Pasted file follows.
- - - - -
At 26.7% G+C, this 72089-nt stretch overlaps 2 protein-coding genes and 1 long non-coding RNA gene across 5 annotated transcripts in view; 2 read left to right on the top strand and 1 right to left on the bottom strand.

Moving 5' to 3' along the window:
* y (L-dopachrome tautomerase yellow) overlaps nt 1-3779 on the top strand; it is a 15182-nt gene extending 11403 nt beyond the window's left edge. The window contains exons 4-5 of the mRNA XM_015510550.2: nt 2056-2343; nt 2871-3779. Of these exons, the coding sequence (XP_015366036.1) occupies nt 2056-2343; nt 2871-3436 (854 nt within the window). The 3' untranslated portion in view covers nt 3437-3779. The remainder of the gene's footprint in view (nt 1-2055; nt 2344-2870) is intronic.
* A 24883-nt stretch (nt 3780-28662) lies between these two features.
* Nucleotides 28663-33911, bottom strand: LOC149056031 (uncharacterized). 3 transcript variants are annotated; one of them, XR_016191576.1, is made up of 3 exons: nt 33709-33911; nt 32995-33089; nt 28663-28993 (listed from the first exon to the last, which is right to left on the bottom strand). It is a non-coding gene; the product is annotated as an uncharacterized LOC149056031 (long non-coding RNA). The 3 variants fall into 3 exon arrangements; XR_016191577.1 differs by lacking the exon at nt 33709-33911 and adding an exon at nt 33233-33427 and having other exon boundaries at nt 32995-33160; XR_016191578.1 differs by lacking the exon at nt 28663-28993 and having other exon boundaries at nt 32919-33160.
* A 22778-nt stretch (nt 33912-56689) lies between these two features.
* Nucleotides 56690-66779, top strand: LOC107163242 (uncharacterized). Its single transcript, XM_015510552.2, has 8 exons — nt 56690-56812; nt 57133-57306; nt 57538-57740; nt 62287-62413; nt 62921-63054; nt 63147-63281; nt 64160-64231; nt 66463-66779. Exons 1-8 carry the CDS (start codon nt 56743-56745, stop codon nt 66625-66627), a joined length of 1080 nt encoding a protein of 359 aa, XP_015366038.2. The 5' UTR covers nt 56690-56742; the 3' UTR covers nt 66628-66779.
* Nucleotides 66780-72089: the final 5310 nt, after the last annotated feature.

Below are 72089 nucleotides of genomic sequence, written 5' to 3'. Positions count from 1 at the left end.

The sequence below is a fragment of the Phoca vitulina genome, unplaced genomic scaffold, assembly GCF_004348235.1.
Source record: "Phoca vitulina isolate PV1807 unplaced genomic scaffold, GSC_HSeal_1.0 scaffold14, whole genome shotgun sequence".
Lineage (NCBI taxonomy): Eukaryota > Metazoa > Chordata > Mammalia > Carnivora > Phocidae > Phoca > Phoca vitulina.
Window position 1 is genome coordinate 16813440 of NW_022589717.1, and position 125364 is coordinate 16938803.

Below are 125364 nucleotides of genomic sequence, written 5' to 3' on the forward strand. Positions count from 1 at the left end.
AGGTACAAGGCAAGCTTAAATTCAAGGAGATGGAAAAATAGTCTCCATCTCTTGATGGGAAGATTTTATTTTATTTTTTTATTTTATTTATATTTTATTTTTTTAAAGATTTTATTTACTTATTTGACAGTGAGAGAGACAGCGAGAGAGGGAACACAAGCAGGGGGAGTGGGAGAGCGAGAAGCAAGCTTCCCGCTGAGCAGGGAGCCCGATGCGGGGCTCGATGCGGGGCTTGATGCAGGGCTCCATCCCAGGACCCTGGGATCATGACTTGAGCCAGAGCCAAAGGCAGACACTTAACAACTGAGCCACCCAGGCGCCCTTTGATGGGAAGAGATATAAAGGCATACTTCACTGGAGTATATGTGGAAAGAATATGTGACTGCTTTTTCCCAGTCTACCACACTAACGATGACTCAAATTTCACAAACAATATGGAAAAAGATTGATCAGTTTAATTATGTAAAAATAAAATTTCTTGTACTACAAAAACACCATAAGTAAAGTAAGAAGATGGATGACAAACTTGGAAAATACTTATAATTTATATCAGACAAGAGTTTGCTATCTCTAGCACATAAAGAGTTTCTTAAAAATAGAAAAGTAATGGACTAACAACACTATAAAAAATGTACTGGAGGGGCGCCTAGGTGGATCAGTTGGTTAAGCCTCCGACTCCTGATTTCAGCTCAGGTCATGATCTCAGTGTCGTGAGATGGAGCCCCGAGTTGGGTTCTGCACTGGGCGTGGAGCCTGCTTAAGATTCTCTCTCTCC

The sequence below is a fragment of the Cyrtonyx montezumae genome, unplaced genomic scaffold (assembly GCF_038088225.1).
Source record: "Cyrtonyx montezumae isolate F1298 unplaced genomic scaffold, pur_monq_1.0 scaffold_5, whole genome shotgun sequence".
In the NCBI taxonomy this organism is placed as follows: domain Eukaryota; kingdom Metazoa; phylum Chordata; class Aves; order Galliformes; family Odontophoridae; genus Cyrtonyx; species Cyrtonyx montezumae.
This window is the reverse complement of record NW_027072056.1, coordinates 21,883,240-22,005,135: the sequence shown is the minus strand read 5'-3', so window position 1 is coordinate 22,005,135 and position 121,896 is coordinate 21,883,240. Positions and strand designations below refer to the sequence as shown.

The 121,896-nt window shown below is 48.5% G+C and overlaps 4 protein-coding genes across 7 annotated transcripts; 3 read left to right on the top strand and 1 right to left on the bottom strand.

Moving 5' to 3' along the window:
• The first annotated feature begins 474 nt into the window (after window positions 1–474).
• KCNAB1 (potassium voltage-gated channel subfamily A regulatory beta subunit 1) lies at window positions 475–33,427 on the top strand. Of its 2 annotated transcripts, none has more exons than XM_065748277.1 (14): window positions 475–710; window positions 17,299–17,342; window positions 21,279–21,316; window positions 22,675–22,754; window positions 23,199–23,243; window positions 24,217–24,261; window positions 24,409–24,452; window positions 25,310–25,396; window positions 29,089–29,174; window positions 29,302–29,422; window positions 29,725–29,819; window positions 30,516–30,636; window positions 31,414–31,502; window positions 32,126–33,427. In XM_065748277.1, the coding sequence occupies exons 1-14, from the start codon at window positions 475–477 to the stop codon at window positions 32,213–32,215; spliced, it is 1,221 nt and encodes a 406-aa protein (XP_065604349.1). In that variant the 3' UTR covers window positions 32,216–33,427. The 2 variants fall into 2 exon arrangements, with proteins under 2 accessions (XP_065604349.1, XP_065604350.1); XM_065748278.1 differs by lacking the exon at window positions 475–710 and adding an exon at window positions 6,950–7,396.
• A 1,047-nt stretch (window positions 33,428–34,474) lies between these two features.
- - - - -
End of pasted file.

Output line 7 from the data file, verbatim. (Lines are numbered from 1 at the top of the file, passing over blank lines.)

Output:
* Nucleotides 56690-66779, top strand: LOC107163242 (uncharacterized). Its single transcript, XM_015510552.2, has 8 exons — nt 56690-56812; nt 57133-57306; nt 57538-57740; nt 62287-62413; nt 62921-63054; nt 63147-63281; nt 64160-64231; nt 66463-66779. Exons 1-8 carry the CDS (start codon nt 56743-56745, stop codon nt 66625-66627), a joined length of 1080 nt encoding a protein of 359 aa, XP_015366038.2. The 5' UTR covers nt 56690-56742; the 3' UTR covers nt 66628-66779.